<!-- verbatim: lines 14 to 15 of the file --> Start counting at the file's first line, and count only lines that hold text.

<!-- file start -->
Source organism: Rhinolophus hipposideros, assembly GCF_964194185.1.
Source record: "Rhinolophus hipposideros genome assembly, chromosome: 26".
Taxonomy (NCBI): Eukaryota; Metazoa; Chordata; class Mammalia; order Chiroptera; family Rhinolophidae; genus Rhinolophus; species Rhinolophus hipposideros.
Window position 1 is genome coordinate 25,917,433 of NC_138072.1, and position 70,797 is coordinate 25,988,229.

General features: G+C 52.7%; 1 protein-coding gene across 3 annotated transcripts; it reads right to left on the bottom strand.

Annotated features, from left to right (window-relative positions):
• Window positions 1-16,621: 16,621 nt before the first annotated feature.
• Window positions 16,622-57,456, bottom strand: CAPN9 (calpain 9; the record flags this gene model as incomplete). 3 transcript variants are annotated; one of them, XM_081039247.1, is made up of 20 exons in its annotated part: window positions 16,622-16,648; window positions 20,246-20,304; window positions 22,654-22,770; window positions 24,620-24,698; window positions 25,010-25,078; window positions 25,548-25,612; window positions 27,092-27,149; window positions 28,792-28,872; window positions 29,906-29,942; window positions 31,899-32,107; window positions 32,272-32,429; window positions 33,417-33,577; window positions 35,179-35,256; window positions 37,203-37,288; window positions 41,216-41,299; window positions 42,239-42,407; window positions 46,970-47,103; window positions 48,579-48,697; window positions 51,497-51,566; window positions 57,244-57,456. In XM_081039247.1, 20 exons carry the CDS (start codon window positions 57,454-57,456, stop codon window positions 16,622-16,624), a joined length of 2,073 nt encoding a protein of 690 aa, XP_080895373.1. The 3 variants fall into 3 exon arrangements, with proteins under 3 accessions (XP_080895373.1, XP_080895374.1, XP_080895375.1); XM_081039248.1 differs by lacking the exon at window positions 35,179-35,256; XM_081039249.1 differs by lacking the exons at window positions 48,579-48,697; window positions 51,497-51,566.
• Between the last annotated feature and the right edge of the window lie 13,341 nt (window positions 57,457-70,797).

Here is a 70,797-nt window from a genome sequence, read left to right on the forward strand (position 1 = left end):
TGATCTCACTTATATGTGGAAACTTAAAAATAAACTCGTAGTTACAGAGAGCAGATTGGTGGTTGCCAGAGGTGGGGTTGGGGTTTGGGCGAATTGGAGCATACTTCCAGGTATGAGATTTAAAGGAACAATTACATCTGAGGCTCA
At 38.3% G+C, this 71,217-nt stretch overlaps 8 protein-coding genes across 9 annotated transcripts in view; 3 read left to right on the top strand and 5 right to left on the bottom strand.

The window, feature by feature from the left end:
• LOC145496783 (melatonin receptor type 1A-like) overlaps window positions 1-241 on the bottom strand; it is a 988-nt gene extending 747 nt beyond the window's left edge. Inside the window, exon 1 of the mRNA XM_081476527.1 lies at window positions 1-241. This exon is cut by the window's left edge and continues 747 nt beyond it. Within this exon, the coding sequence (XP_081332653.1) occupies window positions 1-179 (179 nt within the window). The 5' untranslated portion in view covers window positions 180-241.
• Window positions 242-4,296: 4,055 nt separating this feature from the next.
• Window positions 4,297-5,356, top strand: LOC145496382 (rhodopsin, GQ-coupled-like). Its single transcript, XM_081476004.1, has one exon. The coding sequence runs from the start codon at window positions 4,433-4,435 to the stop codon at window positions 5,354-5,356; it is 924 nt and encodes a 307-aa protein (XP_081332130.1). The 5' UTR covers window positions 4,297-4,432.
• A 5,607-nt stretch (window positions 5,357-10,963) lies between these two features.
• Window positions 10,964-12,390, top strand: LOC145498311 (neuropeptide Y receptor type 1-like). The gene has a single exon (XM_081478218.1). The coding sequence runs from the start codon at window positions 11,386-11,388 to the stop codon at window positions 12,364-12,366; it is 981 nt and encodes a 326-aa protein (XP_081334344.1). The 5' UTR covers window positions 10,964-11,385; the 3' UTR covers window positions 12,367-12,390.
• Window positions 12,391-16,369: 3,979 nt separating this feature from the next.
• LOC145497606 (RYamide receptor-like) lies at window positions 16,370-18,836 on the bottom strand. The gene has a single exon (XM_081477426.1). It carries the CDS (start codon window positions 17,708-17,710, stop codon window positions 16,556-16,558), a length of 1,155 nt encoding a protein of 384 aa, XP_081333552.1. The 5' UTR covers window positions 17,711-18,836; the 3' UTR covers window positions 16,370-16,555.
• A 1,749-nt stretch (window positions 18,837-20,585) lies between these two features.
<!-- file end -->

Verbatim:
• LOC145496783 (melatonin receptor type 1A-like) overlaps window positions 1-241 on the bottom strand; it is a 988-nt gene extending 747 nt beyond the window's left edge. Inside the window, exon 1 of the mRNA XM_081476527.1 lies at window positions 1-241. This exon is cut by the window's left edge and continues 747 nt beyond it. Within this exon, the coding sequence (XP_081332653.1) occupies window positions 1-179 (179 nt within the window). The 5' untranslated portion in view covers window positions 180-241.
• Window positions 242-4,296: 4,055 nt separating this feature from the next.